Lensa starts her placement

Lensa PlacementIn the Autumn two of our Maternity Worldwide volunteers, Karen and Jeremy, who had spent a year at our programme in Ethiopia, decided to move to Addis Ababa after enjoying their time spent in the country previously.

As part of their current work they went to Mettu where they were able to meet up with our student midwife Lensa who was on her placement at Mettu Government Hospital at the time to see how she was getting on with the second year of her course.  Karen and Jeremy were also able to give Lensa a laptop which had kindly been donated to Maternity Worldwide by a generous supporter.

Karen sent us this update on Lensa;

“Lensa is doing really well and is studying incredibly hard.  Her ability to speak English is improving at a rapid rate, which will help her in her exams – as they are all in English.  Interestingly, I met a few of her friends and they all had fairly poor English compared to her.  Her exam results remain in the ‘As’, which is no surprise as she studies every day.  She was doing her 3 week placement at the government hospital in Mettu whilst we were there, which was great as we were working in the fistula hospital in the same grounds.  Lensa was able to come into theatre to watch Jeremy repair a fistula and he taught her a bit about that.

Lensa LaptopEvery morning at the hospital, the doctors do a round and the midwifery students all have to answer various questions about the patients and their conditions and treatments.  We were testing her on this and she was really well informed about things, Jeremy was impressed with her knowledge.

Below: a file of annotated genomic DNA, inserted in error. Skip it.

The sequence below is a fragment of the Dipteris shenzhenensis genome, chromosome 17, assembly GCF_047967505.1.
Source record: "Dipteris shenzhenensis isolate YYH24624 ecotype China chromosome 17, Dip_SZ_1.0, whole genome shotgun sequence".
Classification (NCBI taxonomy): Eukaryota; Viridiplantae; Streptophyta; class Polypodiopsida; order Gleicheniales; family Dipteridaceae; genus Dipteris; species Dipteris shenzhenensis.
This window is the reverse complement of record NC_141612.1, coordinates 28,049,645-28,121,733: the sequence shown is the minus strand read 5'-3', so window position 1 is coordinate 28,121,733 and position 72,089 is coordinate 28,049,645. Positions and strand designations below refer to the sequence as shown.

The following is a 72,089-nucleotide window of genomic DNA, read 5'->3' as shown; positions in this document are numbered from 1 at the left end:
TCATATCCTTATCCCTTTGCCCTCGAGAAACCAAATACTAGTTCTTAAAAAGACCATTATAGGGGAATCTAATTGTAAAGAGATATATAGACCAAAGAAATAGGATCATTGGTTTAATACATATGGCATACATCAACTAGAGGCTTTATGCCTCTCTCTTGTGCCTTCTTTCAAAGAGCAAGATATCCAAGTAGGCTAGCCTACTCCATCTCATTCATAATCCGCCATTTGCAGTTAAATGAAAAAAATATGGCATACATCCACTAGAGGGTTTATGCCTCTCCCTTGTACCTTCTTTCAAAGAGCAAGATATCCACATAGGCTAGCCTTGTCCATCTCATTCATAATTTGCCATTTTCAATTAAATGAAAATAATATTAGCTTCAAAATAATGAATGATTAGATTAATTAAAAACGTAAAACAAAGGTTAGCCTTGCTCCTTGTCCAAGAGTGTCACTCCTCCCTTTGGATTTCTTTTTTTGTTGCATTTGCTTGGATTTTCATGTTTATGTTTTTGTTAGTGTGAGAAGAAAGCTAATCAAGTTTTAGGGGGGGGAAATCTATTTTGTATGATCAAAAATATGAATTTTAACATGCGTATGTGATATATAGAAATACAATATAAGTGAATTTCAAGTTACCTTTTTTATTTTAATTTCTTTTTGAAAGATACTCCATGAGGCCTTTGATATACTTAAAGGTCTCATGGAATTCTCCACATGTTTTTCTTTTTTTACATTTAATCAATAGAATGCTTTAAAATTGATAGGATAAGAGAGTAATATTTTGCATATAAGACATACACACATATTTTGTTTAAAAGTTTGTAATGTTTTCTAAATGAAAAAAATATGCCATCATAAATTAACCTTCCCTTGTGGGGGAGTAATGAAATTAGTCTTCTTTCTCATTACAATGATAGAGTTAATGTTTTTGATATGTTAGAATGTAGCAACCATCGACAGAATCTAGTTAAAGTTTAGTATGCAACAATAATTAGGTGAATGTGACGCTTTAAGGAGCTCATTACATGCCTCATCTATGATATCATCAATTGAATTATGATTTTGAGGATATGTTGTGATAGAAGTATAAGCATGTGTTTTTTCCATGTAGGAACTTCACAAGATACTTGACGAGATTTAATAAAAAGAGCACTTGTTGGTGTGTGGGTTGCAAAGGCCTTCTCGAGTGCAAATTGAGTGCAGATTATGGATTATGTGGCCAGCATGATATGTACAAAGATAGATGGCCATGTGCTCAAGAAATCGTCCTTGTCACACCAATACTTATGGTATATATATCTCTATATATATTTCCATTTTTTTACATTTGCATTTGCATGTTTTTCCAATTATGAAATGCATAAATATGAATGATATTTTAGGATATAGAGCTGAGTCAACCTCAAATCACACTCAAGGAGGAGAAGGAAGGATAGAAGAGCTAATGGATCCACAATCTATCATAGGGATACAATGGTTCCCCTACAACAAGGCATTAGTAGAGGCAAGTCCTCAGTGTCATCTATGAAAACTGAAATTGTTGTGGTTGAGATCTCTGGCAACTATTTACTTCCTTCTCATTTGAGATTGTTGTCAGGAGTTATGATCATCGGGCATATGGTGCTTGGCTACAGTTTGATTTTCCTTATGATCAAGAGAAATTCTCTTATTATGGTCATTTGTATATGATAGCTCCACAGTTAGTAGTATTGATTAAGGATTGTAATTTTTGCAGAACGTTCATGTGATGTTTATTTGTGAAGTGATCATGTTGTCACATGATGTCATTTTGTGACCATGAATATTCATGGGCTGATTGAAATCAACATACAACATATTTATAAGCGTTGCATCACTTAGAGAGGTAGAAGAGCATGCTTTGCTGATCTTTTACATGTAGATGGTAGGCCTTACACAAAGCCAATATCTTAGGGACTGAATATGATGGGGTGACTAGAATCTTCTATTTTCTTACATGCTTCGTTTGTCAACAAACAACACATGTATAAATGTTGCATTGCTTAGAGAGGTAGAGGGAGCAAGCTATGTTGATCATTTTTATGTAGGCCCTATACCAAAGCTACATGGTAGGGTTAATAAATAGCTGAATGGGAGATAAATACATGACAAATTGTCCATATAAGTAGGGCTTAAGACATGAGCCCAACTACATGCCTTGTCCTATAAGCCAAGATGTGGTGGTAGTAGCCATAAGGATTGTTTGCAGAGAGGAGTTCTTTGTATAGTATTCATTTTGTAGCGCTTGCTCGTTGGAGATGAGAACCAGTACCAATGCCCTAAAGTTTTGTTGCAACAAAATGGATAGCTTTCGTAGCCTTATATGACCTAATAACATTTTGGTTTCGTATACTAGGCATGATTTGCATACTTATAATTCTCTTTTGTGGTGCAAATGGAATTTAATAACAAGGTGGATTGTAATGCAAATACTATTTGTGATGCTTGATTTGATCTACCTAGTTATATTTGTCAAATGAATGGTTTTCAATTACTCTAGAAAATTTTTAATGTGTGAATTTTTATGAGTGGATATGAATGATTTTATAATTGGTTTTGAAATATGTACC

Lensa was really pleased with her laptop.  She is going to be using it to write her essays and also to access the various documents that the teaching staff give her to read (vast amounts!).

She remains committed to returning to the rural area to work once she has completed her training but for now she is enjoying the challenges of learning lots of new things and is eager to do well in her exams.”

Lensa and Jeremy
We would like to say a huge thank you for everyone who took part in Muffins for Midwives last May, the money raised will pay for the remainder of Lensa’s midwifery course as well as the full 3 year course for Robert in Malawi.  If you would like to hold a cake sale, coffee morning or tea party to raise money to sponsor the training of midwives in Africa please click here for your free fundraising pack and more information.

Why Poverty?